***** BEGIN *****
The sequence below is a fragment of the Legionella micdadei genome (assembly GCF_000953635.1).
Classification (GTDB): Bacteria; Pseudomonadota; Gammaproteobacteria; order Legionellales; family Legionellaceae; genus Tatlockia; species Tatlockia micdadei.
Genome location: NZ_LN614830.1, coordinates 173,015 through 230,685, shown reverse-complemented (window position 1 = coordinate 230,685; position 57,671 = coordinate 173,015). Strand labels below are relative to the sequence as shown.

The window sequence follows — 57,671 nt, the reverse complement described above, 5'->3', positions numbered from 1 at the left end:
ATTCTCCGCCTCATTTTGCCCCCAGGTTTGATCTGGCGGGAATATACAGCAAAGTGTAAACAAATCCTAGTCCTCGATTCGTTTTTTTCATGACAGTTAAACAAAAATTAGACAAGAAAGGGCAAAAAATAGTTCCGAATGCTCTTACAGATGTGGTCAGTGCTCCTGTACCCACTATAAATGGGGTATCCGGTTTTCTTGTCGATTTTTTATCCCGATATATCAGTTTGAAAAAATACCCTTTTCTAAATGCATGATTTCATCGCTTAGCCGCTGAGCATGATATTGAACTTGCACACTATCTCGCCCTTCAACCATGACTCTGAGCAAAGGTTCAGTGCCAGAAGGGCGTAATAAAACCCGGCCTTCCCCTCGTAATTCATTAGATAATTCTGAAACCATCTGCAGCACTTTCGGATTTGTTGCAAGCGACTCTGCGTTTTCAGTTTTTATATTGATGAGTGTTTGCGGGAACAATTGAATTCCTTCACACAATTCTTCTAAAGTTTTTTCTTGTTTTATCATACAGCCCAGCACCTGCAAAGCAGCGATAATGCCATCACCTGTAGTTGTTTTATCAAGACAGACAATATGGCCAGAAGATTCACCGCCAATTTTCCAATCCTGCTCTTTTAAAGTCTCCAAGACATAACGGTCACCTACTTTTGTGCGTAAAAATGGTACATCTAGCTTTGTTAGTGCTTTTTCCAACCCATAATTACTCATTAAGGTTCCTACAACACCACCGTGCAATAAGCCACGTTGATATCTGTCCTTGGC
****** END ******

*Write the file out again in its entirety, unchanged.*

The sequence below is a fragment of the Legionella micdadei genome (assembly GCF_000953635.1).
Classification (GTDB): Bacteria; Pseudomonadota; Gammaproteobacteria; order Legionellales; family Legionellaceae; genus Tatlockia; species Tatlockia micdadei.
Genome location: NZ_LN614830.1, coordinates 173,015 through 230,685, shown reverse-complemented (window position 1 = coordinate 230,685; position 57,671 = coordinate 173,015). Strand labels below are relative to the sequence as shown.

The window sequence follows — 57,671 nt, the reverse complement described above, 5'->3', positions numbered from 1 at the left end:
ATTCTCCGCCTCATTTTGCCCCCAGGTTTGATCTGGCGGGAATATACAGCAAAGTGTAAACAAATCCTAGTCCTCGATTCGTTTTTTTCATGACAGTTAAACAAAAATTAGACAAGAAAGGGCAAAAAATAGTTCCGAATGCTCTTACAGATGTGGTCAGTGCTCCTGTACCCACTATAAATGGGGTATCCGGTTTTCTTGTCGATTTTTTATCCCGATATATCAGTTTGAAAAAATACCCTTTTCTAAATGCATGATTTCATCGCTTAGCCGCTGAGCATGATATTGAACTTGCACACTATCTCGCCCTTCAACCATGACTCTGAGCAAAGGTTCAGTGCCAGAAGGGCGTAATAAAACCCGGCCTTCCCCTCGTAATTCATTAGATAATTCTGAAACCATCTGCAGCACTTTCGGATTTGTTGCAAGCGACTCTGCGTTTTCAGTTTTTATATTGATGAGTGTTTGCGGGAACAATTGAATTCCTTCACACAATTCTTCTAAAGTTTTTTCTTGTTTTATCATACAGCCCAGCACCTGCAAAGCAGCGATAATGCCATCACCTGTAGTTGTTTTATCAAGACAGACAATATGGCCAGAAGATTCACCGCCAATTTTCCAATCCTGCTCTTTTAAAGTCTCCAAGACATAACGGTCACCTACTTTTGTGCGTAAAAATGGTACATCTAGCTTTGTTAGTGCTTTTTCCAACCCATAATTACTCATTAAGGTTCCTACAACACCACCGTGCAATAAGCCACGTTGATATCTGTCCTTGGC